December 19, 2020
We are tied up at a dock in Nassau (Nassau Yacht Haven) and have decided to stay for an extra day to just decompress and wait for the strongish winds to pass through. Tomorrow we will move to the Exumas and begin our Christmas holidays.
While waiting, Jinhee arrived for her holiday. Phew . . . It’s just an outside chance, but there is always that chance that she won’t be able to make it. The other thing that has become clear is that all three of us are COVID free.
Christmas without Andrew is always a bit less interesting, but Andrew has chosen to stay close to other friends and family for Christmas again this year. Something about not wanting to swim with the sharks.
We had planned to start moving today, but with winds picking up, a grocery store nearby and four weeks to enjoy ‘island time’, we decided to just hang around. After a trip to the grocery store, the fridge is full of something other than packaged goods. As a person who doesn’t really appreciate the finer elements of cooking, I am in heaven. Real food shall ensue!
I did take the time to walk through a bit of Nassau (the main strip) today, and it is a bit of a ghost town. Originally we had planned to make the trip to Atlantis (a massive resort just across the water from where we are docked) and check out that area, but they have a tourist bubble. You can go from the airport to the resort, but then you can’t leave. If you are off resort, you can’t get in. They take this COVID thing seriously here.
Along those lines, I wanted to walk through the main drag to see how COVID is affecting business. (I asked, downtown is a ghost town apparently), but that is never the real story. That’s just the impression one gets when the tourist shops are closed. In reality the important tourist shops are open. It is still perfectly reasonable to buy a Gucci bag or a Rolex watch during a pandemic (those stores are often backed by major corporations, frequently cruise lines), but almost everything else is completely shut down.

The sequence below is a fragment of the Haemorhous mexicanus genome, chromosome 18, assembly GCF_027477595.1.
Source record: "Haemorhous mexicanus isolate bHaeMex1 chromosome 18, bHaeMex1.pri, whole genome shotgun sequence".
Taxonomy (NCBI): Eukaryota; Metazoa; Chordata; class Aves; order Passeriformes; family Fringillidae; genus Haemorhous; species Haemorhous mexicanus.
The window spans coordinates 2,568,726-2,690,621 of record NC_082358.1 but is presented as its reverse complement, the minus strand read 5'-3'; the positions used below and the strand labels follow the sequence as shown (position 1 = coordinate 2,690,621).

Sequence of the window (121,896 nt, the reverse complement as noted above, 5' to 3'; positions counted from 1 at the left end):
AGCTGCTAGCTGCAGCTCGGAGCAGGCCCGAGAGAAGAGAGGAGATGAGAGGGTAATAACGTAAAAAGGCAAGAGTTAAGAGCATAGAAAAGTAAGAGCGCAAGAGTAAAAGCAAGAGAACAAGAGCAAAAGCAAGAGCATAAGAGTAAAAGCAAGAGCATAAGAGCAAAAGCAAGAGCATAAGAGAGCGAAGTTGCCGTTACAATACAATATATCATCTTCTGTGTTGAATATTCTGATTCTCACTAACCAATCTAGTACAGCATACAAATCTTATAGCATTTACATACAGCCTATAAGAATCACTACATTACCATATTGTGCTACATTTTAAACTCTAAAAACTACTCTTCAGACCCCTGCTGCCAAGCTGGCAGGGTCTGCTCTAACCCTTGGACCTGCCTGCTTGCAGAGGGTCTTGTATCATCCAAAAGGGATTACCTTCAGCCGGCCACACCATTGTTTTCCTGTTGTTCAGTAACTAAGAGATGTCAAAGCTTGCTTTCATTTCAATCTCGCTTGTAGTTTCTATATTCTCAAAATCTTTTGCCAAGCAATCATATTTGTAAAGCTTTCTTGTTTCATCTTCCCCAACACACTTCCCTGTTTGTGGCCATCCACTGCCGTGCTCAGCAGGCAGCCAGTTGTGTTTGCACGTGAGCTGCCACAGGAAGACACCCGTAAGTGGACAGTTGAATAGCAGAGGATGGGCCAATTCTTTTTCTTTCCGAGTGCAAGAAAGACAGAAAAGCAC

We have been to this port on cruise ships and aboard Home Free a number of times and so we have seen this strip of shops over many years. A return to normal is not likely to happen quickly.
The walk was invigorating and it was a bit sad to see the place shut down, the people on the street who were at the end of their ropes, and the incongruous opening of high end luxury stores. One thing is clear, and that is that The Bahamas takes COVID seriously. Masks are required everywhere ($40-60 fine for not wearing one) and you need to sanitize your hands on entry to every store. The police and security guards are everywhere but are not running around with guns, they are helpful and pleasant.
I did walk both ways, and on the way back took a couple of photos of the channel with the marina we are staying at. Just ahead of us, there is a yard, a lot of derelict boats and a local market near the bridge. Here are a couple of photos. It reminded me of Bar, Montenegro or perhaps a mix between the tiny fishing boats that filled Marina Zeas in Piraeus (Greece) and the boat yards in Perama (Greece again), but without any of the large boats that one would find there. It’s just direlict fishing boats and trawlers that have gone there to die. Of course just beyond are all the marinas for the tourists and locals who still use their boats, but the distinction is noticeable.
Tomorrow, we will head to the Exumas and look for more sand and fewer people.